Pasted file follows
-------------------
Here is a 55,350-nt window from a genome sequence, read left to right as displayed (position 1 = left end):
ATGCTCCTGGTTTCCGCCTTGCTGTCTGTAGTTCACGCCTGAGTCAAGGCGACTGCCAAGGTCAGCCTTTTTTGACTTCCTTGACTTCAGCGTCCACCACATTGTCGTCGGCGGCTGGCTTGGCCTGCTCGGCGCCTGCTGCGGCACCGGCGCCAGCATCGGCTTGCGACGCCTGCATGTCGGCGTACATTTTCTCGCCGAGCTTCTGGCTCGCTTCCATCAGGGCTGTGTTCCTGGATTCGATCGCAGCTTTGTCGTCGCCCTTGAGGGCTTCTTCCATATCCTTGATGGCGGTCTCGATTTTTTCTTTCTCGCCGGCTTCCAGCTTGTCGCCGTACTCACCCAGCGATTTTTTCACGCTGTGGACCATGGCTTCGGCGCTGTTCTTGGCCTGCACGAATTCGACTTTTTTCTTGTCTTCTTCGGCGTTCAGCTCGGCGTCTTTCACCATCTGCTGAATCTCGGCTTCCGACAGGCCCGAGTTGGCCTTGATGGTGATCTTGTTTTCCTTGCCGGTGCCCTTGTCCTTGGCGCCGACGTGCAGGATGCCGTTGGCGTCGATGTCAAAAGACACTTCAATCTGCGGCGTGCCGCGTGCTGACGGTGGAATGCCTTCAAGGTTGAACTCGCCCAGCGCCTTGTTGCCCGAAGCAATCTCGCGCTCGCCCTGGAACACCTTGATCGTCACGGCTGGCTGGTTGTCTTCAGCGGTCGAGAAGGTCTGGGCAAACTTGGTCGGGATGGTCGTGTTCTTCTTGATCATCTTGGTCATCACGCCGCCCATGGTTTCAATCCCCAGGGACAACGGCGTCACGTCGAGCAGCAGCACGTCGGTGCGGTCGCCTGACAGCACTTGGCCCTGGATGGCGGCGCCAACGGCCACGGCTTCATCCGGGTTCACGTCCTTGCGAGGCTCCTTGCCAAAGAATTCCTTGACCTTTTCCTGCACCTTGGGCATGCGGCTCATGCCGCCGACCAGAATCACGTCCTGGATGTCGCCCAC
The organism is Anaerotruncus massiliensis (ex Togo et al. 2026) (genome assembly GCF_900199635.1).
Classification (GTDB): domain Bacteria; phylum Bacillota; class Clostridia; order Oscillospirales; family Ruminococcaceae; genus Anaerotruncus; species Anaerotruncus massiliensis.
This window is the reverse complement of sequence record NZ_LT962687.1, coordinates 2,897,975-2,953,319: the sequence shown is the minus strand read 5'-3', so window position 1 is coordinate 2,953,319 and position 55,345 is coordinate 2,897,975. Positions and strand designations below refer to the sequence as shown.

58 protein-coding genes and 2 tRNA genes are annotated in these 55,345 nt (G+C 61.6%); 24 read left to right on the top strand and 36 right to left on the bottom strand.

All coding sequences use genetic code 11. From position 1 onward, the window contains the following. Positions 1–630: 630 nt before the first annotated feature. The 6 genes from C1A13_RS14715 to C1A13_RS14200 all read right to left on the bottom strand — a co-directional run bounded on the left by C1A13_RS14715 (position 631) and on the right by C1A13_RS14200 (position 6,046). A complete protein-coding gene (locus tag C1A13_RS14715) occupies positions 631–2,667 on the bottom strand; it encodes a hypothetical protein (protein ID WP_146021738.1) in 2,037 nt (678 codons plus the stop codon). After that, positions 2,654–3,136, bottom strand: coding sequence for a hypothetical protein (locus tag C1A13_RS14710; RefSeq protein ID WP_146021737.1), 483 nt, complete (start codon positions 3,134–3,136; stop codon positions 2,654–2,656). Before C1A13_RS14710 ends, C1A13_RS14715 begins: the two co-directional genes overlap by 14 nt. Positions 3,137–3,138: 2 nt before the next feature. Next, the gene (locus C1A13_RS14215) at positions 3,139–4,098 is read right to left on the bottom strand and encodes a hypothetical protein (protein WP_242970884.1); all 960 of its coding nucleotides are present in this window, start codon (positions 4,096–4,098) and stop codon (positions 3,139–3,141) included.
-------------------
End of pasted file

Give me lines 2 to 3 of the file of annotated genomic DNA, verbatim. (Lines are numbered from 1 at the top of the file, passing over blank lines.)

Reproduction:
ATGCTCCTGGTTTCCGCCTTGCTGTCTGTAGTTCACGCCTGAGTCAAGGCGACTGCCAAGGTCAGCCTTTTTTGACTTCCTTGACTTCAGCGTCCACCACATTGTCGTCGGCGGCTGGCTTGGCCTGCTCGGCGCCTGCTGCGGCACCGGCGCCAGCATCGGCTTGCGACGCCTGCATGTCGGCGTACATTTTCTCGCCGAGCTTCTGGCTCGCTTCCATCAGGGCTGTGTTCCTGGATTCGATCGCAGCTTTGTCGTCGCCCTTGAGGGCTTCTTCCATATCCTTGATGGCGGTCTCGATTTTTTCTTTCTCGCCGGCTTCCAGCTTGTCGCCGTACTCACCCAGCGATTTTTTCACGCTGTGGACCATGGCTTCGGCGCTGTTCTTGGCCTGCACGAATTCGACTTTTTTCTTGTCTTCTTCGGCGTTCAGCTCGGCGTCTTTCACCATCTGCTGAATCTCGGCTTCCGACAGGCCCGAGTTGGCCTTGATGGTGATCTTGTTTTCCTTGCCGGTGCCCTTGTCCTTGGCGCCGACGTGCAGGATGCCGTTGGCGTCGATGTCAAAAGACACTTCAATCTGCGGCGTGCCGCGTGCTGACGGTGGAATGCCTTCAAGGTTGAACTCGCCCAGCGCCTTGTTGCCCGAAGCAATCTCGCGCTCGCCCTGGAACACCTTGATCGTCACGGCTGGCTGGTTGTCTTCAGCGGTCGAGAAGGTCTGGGCAAACTTGGTCGGGATGGTCGTGTTCTTCTTGATCATCTTGGTCATCACGCCGCCCATGGTTTCAATCCCCAGGGACAACGGCGTCACGTCGAGCAGCAGCACGTCGGTGCGGTCGCCTGACAGCACTTGGCCCTGGATGGCGGCGCCAACGGCCACGGCTTCATCCGGGTTCACGTCCTTGCGAGGCTCCTTGCCAAAGAATTCCTTGACCTTTTCCTGCACCTTGGGCATGCGGCTCATGCCGCCGACCAGAATCACGTCCTGGATGTCGCCCAC
The organism is Anaerotruncus massiliensis (ex Togo et al. 2026) (genome assembly GCF_900199635.1).